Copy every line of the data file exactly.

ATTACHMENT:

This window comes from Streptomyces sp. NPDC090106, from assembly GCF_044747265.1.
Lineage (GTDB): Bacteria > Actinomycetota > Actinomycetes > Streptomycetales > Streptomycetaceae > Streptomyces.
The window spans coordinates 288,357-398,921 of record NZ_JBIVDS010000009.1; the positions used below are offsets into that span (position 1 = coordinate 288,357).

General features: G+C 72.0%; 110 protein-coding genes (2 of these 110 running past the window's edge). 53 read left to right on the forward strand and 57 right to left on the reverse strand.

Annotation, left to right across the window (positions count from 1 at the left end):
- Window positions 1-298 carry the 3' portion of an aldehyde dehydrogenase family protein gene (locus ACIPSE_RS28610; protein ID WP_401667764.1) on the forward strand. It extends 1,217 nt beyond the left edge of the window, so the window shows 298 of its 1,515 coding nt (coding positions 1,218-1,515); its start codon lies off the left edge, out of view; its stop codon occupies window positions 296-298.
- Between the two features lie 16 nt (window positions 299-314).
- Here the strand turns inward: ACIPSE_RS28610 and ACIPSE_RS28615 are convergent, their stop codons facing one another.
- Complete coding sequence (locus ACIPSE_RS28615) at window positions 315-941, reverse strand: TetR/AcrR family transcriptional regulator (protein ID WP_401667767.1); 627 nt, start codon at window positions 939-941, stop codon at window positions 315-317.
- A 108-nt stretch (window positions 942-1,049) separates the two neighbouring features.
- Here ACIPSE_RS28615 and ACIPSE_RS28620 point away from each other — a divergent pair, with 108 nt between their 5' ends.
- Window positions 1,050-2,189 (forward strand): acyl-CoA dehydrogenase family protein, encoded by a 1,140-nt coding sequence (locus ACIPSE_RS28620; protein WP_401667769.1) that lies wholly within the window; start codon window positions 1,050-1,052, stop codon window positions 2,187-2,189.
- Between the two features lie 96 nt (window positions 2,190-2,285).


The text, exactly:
This window comes from Streptomyces sp. NPDC090106, from assembly GCF_044747265.1.
Lineage (GTDB): Bacteria > Actinomycetota > Actinomycetes > Streptomycetales > Streptomycetaceae > Streptomyces.
The window spans coordinates 288,357-398,921 of record NZ_JBIVDS010000009.1; the positions used below are offsets into that span (position 1 = coordinate 288,357).

General features: G+C 72.0%; 110 protein-coding genes (2 of these 110 running past the window's edge). 53 read left to right on the forward strand and 57 right to left on the reverse strand.

Annotation, left to right across the window (positions count from 1 at the left end):
- Window positions 1-298 carry the 3' portion of an aldehyde dehydrogenase family protein gene (locus ACIPSE_RS28610; protein ID WP_401667764.1) on the forward strand. It extends 1,217 nt beyond the left edge of the window, so the window shows 298 of its 1,515 coding nt (coding positions 1,218-1,515); its start codon lies off the left edge, out of view; its stop codon occupies window positions 296-298.
- Between the two features lie 16 nt (window positions 299-314).
- Here the strand turns inward: ACIPSE_RS28610 and ACIPSE_RS28615 are convergent, their stop codons facing one another.
- Complete coding sequence (locus ACIPSE_RS28615) at window positions 315-941, reverse strand: TetR/AcrR family transcriptional regulator (protein ID WP_401667767.1); 627 nt, start codon at window positions 939-941, stop codon at window positions 315-317.
- A 108-nt stretch (window positions 942-1,049) separates the two neighbouring features.
- Here ACIPSE_RS28615 and ACIPSE_RS28620 point away from each other — a divergent pair, with 108 nt between their 5' ends.
- Window positions 1,050-2,189 (forward strand): acyl-CoA dehydrogenase family protein, encoded by a 1,140-nt coding sequence (locus ACIPSE_RS28620; protein WP_401667769.1) that lies wholly within the window; start codon window positions 1,050-1,052, stop codon window positions 2,187-2,189.
- Between the two features lie 96 nt (window positions 2,190-2,285).